I'd be very interested in hearing (well, reading) Jundo's critique.
    May all beings everywhere plagued with sufferings of body and mind
    quickly be freed from their illnesses.
    May those frightened cease to be afraid
    and may those bound be free.
    May the powerless find power
    and may people think of befriending one another.

  8. #8
    Senior Member Amelia's Avatar
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    I read it recently and Shikantaza is presented fairly toward the end. Still, I love that book.
    迎 Geika

  9. #9
    Thank you for the recommendation, Jeffrey. I am enjoying Mind in Clover so interested in reading more of RA's writing.

    Gassho
    Andy

  10. #10
    Oh, Aitken Roshi was one of the great Koan Zazen Teachers of modern times, and simply a great Zen Teacher.

    It is just that the approach of Aitken Roshi and quite of few of the other Koan Zazen Teachers to Shikantaza is a bit different, in keeping with their emphasis on Koan Zazen, Satori and the like.

    Gassho, J
    ALL OF LIFE IS OUR TEMPLE

  11. #11
    Senior Member Heisoku's Avatar
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    A good recommendation both from Jeffrey and Jundo...
    Shikantaza is sitting in Vibrant, Sacred, Whole and Complete, Non-Seeking, Buddha Sitting Buddha in the manner of Dogen.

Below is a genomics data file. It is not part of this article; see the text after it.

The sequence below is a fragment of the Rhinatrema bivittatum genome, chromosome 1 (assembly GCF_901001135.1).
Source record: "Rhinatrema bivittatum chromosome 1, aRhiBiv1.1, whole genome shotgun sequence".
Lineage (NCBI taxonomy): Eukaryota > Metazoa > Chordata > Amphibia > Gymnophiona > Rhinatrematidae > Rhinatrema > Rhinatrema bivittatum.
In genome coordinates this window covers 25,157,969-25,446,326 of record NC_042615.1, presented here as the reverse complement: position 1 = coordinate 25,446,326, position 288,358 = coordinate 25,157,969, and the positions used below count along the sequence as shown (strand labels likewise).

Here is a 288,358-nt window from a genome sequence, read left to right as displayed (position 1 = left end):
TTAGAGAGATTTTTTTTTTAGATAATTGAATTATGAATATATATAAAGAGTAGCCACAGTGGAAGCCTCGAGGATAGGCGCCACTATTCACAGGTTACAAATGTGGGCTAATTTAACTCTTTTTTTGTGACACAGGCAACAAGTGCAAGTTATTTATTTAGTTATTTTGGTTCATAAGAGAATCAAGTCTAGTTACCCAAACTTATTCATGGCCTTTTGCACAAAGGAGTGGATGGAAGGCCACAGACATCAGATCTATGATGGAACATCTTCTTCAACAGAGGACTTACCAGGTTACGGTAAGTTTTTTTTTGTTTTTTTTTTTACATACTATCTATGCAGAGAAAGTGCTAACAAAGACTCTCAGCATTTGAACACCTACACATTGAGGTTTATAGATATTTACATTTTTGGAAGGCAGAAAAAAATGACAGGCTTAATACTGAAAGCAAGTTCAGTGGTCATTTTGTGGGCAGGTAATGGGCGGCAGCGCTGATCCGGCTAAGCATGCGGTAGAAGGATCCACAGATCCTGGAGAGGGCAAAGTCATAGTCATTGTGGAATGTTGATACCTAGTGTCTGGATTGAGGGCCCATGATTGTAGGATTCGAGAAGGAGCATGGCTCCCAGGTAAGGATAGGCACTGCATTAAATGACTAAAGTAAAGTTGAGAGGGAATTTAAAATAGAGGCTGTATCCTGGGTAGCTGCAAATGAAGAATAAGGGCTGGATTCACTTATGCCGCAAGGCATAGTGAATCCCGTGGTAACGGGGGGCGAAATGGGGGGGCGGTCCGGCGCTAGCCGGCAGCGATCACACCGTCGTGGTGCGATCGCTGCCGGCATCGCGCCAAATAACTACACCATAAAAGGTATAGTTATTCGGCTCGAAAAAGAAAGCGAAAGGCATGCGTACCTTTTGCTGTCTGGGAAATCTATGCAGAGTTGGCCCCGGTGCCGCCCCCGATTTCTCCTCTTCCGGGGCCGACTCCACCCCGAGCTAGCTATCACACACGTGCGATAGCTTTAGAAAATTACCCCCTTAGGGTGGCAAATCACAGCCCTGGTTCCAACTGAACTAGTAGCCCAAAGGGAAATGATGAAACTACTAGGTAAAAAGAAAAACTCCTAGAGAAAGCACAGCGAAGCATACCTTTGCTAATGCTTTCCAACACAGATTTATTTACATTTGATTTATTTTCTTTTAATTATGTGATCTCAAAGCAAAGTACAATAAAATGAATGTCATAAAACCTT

Gassho.
    Heisoku
    平 息

  12. #12
    Senior Member JeffreyB's Avatar
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    He does go on at some length about breath counting but also states that you can begin each session with it as a focusing tool and then letting it go. He tends to present it as a tool for beginners who may have trouble just abiding on the cushion but also states that many students use breath counting throughout their lives. The maiin thing I enjoy about his writing is that it is very conversational, as if he is right there with you. Either way I think this book would be an excellent intro for a rank beginner who may have trouble sorting out some of the basic yet complicated concepts within Zen as a whole.

    I also finally got a copy of Living by Vow. The chapter on the Heart Sutra is incredible. Discussing emptiness is in itsef a contradiction to emptiness but this chapter does it quite well without confusion. All great stuff on my road to Jukai.

    Gassho, Jeffrey
    "I went to the woods because I wished to live deliberately, to front only the essential facts of life, and see if I could not learn what it had to teach, and not, when I came to die, discover that I had not lived."
    Henry David Thoreau, Walden

  13. #13
    Senior Member JeffreyB's Avatar
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    Quote Originally Posted by Emmy View Post
    Hi Jeffrey, thanks for the recommendation, I am going to see if my library has a copy. And I think it's totally awesome that you have a
    man pursue!!!


    Treena
    OMG I would be lost without it. I have a lot of crap I carry around. I tend to just call it my purse because it disarms people from teasing me about carrying one. haha

    Gassho, Jeffrey
    "I went to the woods because I wished to live deliberately, to front only the essential facts of life, and see if I could not learn what it had to teach, and not, when I came to die, discover that I had not lived."
    Henry David Thoreau, Walden

  14. #14
    Cool, will check it out!

    Gassho
    Shōmon